Hunting neophyte question

Discussion in 'The Hunting & Fishing Forum' started by Islandboy, Aug 29, 2009.

  1. Islandboy

    Islandboy New Member

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    We have wild hogs in certain places, shooting one should be no problem except they're quite onery, my question is wht do you do once you've bagged one?
    I'm sure this would be a good tutorial for any big game animal, but lets start with the Pig. What comes first, type of knives best suited, gutting, skinning, ect.
    Thanks,
    Hankering for fresh pork.:D
  2. kingchip

    kingchip New Member

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    Personally, I drag them out in the brush(we call it pig skiing), and dump it. (Buzzards gotta eat, just like the worms", Josie Wales)The exception is if one weighs in under 50 pounds, then they are skinned and eaten.

    I use a drop point knife for field dressing. I roll them over on their back, and carefully open them up. On first pass with the knife, CAREFULLY get the tip just under the skin. The stomach and all contents are directly under the skin. you want the contents to stay where they are.Open it up to the sternum, and pull out all the guts all the way to the trachea(sp), and down to the exit hole. Remove everything and hang it up to wash out and then dry.

    I immediately go shower after that and change clothes to remove ticks and fleas.
  3. Islandboy

    Islandboy New Member

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    Why only eat under 50lbs?
    After dry what next,cutting up wise? Skin/fur?
    Referigeration within how long?
  4. kingchip

    kingchip New Member

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    We have many feral hogs and they are very destructive. They tear up fences, watering trough valves, and eat anything they can get hold of, such as quail and turkey eggs, and deer fawns. because we have so many(we even trap them with a helo and remove them) I can be selective and the smaller ones are easier to deal with and fit on the grill.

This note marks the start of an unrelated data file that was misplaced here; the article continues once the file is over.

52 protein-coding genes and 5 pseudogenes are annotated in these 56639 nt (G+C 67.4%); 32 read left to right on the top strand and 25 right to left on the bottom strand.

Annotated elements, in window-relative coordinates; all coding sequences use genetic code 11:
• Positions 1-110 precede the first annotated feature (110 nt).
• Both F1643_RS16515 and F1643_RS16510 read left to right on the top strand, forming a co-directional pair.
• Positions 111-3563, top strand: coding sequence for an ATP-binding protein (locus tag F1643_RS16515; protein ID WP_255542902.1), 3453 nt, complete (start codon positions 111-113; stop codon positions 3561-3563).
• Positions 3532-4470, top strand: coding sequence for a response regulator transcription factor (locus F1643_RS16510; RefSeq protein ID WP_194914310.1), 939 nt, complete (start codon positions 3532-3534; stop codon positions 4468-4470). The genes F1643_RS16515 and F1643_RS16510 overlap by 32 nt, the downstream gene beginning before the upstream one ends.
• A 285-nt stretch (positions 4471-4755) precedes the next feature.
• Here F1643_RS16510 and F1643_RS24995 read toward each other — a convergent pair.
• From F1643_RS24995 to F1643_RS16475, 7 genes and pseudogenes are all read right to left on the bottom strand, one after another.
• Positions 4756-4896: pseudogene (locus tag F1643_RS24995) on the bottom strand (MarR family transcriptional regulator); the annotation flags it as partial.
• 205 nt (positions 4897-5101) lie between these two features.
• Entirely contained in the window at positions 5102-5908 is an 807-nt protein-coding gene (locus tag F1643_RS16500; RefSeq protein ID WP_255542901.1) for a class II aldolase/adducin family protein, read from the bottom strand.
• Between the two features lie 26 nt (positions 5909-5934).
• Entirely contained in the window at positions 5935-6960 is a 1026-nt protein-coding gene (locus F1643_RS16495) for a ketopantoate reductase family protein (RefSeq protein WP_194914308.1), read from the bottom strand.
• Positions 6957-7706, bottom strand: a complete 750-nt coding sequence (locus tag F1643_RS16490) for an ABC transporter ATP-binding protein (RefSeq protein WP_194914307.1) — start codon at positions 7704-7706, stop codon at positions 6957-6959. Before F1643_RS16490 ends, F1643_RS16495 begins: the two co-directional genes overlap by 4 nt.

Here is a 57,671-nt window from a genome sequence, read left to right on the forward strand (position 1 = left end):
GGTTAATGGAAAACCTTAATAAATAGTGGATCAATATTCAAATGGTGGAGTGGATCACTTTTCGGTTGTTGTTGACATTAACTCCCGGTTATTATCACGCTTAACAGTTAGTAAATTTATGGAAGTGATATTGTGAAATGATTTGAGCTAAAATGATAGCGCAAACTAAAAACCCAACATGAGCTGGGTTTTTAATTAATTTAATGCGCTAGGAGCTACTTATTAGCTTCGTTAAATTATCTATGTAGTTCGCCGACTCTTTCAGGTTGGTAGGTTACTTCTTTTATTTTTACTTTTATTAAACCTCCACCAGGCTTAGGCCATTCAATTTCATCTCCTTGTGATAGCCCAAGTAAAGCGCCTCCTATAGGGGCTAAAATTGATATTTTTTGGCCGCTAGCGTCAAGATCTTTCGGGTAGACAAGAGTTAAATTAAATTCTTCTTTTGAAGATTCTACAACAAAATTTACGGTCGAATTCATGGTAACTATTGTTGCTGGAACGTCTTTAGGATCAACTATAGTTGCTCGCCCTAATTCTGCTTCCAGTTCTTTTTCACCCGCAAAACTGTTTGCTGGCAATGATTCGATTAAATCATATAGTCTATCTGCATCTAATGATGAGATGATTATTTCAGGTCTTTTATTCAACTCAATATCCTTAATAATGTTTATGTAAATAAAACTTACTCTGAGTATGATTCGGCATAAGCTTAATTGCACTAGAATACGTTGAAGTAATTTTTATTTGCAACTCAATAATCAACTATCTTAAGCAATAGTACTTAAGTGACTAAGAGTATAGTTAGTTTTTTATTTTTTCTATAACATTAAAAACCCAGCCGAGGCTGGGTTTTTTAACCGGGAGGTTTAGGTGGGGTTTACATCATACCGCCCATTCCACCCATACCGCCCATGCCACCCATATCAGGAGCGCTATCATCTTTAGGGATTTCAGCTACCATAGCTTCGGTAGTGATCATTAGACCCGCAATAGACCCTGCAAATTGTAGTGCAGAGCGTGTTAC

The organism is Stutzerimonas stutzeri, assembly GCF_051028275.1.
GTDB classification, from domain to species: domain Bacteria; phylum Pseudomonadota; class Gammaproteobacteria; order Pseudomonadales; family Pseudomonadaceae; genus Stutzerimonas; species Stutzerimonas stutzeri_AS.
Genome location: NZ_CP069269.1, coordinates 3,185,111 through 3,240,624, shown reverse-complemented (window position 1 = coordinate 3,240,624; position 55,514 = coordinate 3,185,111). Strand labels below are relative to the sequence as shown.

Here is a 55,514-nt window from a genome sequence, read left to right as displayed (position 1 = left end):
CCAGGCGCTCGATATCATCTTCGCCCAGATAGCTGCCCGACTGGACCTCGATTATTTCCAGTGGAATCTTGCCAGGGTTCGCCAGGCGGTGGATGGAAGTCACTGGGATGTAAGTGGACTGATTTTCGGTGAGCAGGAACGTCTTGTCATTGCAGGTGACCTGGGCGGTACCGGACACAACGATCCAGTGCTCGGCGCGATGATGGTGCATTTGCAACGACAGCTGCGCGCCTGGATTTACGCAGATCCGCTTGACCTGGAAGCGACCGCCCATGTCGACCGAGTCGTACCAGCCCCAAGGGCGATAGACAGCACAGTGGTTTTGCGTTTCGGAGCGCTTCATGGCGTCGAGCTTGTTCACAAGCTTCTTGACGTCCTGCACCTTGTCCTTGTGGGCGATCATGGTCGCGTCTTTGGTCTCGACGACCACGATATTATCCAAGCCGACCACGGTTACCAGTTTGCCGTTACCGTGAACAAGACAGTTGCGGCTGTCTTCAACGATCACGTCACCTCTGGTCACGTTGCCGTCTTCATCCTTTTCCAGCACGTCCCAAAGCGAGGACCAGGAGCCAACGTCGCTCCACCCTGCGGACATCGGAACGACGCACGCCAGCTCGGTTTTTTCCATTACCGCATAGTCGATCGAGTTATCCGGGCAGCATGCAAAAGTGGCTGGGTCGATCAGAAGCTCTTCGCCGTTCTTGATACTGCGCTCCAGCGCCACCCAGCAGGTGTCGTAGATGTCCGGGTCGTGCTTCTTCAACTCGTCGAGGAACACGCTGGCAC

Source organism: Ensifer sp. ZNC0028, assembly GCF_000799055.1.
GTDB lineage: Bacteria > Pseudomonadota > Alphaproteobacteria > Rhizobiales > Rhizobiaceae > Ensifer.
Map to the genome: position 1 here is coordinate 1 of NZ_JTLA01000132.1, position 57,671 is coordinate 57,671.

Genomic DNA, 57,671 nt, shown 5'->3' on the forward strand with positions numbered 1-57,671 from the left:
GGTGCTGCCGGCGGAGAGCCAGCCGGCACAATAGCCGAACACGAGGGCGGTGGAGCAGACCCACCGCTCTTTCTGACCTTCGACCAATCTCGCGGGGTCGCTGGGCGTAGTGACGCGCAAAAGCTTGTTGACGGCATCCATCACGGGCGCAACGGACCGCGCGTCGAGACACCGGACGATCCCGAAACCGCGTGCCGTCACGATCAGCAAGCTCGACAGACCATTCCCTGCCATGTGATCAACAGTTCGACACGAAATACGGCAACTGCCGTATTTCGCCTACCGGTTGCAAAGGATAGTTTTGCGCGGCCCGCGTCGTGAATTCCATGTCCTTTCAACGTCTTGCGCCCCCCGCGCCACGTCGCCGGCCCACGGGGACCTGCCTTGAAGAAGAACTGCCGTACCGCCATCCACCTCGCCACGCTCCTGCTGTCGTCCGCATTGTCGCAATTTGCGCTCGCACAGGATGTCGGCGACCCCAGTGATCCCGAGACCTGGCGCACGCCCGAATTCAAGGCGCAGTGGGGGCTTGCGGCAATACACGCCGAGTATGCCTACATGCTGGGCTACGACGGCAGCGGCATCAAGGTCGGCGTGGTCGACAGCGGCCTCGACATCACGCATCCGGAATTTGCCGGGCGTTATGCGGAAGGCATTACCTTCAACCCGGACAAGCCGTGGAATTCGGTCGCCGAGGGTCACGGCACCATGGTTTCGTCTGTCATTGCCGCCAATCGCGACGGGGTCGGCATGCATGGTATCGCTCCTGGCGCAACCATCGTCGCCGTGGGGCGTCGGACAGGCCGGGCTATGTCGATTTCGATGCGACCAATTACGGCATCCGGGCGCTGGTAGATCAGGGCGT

I hang it by the back hocks and skin it out. A large one will have a VERY thick skin around the shoulders that's hard to peel. Get the skin down past the shoulders and cut the neck/hide/head off. I use a meat saw, but many use a sawzall for this part.

    Next start butchering. Remove shoulders, then tenderloin by first slicing down from the hams to above the shoulders. You can see the muscle seperation at the shoulders. Grabbing the top of the tender, start pulling down and slicing the meat away from the spine/ribs. Once the tenders are removed, saw the ribs off to whatever size you prefer.
    Now find the ball joint of the back legs and cut the tendons and meat ubtil the leg comes free, then do the other side the same way.

    Now you should have two shoulders, two tenders, two hams, and ribs. Package, or grind for sausage or pork or whatever.

    I have a friend that grinds 50/50 wild pig and venison to use for ground meat. Great stuff.

    Good luck with it.

    On the little ones I like, we just sawzall them right down the middle and throw on a pit over mesquite. Great Eat.

    I tell you what. You get me into a multiple sail hook up and I'll come over and cut up your pig. DEAL???